📚5 Tips for Getting Your Kids to Sleep Quick

For parents, the end of the day ought to be the most serene time at home. Your children are cozily settled in their beds, peacefully sleeping like the cherubs they truly are, and you're afforded a brief interlude of relaxation before you begin your own nighttime unwinding routine.

At least, that's what it should look like — but we know the reality. Bedtime can be one of the most stressful parts of your day. No one wants to brush their teeth, one kid has stolen the other one's pajamas, and they are out of bed every five minutes asking for a glass of water or for you to fight off the monster under their bed. By the time you get them to finally collapse from exhaustion, you're ready to tear your hair out.

We see you. We've been there, so here are some of our favorite tips for getting your kids to fall asleep quickly and relatively easily.

1. Shut Down the Screens

If you're anything like me, your idea of winding down for the night is mindlessly scrolling through social media on your phone. While this might work for an adult (spoiler alert: It's really bad for your sleep schedule) letting your little ones stay in front of their screens until bedtime can make it harder for them to fall asleep.

Electronic devices like phones and tablets all emit blue light. This blue light tricks your brain into thinking that it should be awake, so it doesn't produce the melatonin that you need to fall asleep. The same thing happens in kids, so they'll be wired up while you're trying to get them to settle down. Shut down the screens at least two hours before bed.

2. Build a Consistent Routine

Kids thrive on routine. In fact, when their routine gets changed or interrupted, it can lead to all sorts of behavioral conflicts. If you're trying to get your kids to fall asleep quickly at night, start by building a consistent routine that surrounds bedtime.

You can even start your bedtime routine by shutting off all screens. Then you've got baths, brushing teeth, an evening story, and finally bedtime. All of these activities should be geared toward a single goal — bedtime — and done at the same time every night to turn them into a routine.

3. Burn Off All That Energy

Kids, especially younger ones, have a lot of energy throughout the day. School-aged children don't get a lot of opportunities to burn that energy off, which can turn them into little Energizer Bunnies right around bedtime. Instead of spending the evening inside, make it a point to encourage outdoor active play to help them burn off some of that energy.

Now, more than ever, having an outlet for their energy is essential. In addition to burning off energy, stress helps to reduce stress and anxiety in children as well as improve physical fitness. It might seem like fun and games but it's an important tool to help your children maintain their physical and mental health in trying times.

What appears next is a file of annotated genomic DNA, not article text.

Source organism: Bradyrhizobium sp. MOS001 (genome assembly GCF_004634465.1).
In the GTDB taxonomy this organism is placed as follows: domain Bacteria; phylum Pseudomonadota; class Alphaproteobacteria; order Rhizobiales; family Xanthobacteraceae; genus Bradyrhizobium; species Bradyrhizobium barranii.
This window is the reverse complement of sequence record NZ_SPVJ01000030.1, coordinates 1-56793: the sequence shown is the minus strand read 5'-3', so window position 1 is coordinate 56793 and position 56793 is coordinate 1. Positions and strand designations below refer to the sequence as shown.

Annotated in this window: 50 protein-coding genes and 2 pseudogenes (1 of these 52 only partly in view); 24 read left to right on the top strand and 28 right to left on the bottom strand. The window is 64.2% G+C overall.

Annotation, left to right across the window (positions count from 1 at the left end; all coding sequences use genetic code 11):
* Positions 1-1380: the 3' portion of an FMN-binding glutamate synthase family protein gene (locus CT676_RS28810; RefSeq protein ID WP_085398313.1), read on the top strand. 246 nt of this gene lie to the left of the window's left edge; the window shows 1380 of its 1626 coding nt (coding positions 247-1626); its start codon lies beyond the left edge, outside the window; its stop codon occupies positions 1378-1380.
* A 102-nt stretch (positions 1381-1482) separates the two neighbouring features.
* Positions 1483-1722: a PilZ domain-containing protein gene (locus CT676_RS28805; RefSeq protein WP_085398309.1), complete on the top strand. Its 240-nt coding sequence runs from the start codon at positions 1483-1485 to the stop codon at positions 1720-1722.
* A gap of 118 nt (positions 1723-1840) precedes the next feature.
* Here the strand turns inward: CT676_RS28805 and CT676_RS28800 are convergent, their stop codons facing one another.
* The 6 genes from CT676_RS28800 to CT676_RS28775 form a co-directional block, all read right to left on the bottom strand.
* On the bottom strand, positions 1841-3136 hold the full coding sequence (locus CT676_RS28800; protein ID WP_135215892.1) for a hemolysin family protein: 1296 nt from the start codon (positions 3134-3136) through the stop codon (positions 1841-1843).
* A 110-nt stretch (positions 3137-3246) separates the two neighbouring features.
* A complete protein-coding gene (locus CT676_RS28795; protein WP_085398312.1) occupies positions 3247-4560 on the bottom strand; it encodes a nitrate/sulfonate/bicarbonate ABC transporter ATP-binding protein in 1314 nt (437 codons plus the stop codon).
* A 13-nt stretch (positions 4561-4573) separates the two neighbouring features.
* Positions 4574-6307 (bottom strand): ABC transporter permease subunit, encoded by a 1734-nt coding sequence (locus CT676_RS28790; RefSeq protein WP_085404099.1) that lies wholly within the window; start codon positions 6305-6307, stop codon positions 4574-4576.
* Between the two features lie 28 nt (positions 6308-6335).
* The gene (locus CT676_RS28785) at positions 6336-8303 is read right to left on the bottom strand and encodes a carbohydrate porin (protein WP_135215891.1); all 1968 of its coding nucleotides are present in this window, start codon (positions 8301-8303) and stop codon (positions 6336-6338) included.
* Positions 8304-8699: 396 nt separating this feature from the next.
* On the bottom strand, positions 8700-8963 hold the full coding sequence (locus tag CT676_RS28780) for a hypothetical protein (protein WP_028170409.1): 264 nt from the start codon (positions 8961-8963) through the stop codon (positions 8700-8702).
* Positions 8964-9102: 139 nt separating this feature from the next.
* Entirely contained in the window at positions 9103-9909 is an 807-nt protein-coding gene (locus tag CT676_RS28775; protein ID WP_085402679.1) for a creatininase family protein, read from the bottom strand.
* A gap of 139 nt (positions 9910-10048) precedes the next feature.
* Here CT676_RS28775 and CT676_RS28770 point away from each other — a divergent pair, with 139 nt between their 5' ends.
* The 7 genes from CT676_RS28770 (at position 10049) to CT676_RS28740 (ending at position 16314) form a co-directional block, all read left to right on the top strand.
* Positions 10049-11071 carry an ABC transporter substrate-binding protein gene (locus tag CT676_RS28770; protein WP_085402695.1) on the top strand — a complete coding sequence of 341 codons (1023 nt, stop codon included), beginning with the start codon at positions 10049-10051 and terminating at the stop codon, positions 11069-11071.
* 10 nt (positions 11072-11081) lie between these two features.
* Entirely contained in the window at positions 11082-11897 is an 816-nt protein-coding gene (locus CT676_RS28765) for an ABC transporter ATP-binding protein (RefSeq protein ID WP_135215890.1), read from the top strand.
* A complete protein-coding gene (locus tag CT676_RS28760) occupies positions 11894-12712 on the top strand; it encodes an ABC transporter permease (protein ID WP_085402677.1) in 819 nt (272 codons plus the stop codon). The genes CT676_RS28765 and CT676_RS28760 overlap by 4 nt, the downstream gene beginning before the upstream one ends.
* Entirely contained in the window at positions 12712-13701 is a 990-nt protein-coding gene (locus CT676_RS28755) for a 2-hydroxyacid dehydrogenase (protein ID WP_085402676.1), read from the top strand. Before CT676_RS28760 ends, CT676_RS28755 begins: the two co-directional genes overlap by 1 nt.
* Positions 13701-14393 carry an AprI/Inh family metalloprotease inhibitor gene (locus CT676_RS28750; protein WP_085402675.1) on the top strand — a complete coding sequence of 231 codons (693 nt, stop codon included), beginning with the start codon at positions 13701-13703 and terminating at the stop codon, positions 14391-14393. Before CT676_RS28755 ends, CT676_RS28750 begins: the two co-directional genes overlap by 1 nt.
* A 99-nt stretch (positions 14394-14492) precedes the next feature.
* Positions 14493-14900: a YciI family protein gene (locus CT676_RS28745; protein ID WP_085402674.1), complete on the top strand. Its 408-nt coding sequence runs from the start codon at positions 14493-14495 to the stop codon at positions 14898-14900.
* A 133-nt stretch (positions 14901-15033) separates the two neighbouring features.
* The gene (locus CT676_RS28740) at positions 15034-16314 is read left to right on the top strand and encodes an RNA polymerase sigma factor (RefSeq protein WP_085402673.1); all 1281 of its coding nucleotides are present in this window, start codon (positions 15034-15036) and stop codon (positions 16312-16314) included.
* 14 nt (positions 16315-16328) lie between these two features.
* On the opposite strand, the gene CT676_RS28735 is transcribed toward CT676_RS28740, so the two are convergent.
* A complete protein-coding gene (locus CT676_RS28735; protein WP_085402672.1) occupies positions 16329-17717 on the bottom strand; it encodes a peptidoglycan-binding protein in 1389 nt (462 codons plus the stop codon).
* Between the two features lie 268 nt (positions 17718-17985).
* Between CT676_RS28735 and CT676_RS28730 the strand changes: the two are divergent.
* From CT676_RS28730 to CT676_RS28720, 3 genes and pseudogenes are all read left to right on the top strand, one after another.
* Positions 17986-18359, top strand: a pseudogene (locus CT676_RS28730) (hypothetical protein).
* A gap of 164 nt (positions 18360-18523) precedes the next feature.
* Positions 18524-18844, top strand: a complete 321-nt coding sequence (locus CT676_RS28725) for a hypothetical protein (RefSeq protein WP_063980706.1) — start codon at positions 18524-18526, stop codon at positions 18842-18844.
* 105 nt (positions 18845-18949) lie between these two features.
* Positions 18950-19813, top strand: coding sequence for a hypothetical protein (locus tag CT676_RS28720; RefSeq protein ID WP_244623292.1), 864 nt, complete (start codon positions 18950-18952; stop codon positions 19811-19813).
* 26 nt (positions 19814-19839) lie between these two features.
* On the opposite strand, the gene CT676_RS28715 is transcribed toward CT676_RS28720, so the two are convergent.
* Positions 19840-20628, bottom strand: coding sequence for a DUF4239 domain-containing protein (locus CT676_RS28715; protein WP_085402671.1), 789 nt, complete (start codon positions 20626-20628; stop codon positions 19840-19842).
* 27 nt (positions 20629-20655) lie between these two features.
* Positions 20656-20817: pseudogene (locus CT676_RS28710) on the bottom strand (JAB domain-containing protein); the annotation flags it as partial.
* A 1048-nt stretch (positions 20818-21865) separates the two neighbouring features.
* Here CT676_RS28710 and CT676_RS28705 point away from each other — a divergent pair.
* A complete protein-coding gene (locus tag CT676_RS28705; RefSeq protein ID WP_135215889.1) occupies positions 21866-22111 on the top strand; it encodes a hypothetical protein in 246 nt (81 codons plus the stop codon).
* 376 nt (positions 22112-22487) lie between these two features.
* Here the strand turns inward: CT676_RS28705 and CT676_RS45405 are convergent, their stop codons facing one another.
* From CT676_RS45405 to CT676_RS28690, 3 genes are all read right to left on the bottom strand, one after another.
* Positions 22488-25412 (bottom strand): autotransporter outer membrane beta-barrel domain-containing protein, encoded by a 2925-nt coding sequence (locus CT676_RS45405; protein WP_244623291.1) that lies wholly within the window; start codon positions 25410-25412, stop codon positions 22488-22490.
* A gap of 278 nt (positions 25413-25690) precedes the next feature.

4. Customize Their Bedtimes

If you have more than one kid, it's often tempting to pack them all off to bed at the same time. This will come back to bite you, though, especially if there is a significant age difference between your little ones. The amount of sleep a kid needs changes as they get older, so sending your 8-year-old to bed at 6 pm with your toddler isn't going to go over very well.

Adjust your bedtime routines depending on when each of your little ones needs to get to bed. This might mean that you're spending a good chunk of your evening sorting through bedtime stories and toothbrushes but it will help each of your kids fall asleep more easily because they won't be trying to do so too early.

5. Slay The Monsters

Were you afraid of a monster under your bed or in your closet when you were growing up? The chances are high that your little ones are too, so make sure you're taking whatever steps are necessary to slay their monsters so they can feel safe in bed.

This might mean checking under the bed to make sure that there isn't anyone there, closing the closet door tightly, or spraying down the room with monster repellant — water in a spray bottle with Monster Repellant label added to it — before you tuck them in for the night. Whatever works for your little ones to make them feel safe.

Be Patient As You Make Small Changes

This isn't a change that will happen overnight. You may still find yourself fighting with energetic children who just don't want to go to sleep until these changes start to become routine. Be patient with them and with yourself. It won't take long before bedtime is that relaxing part of the day that you've always dreamed of.

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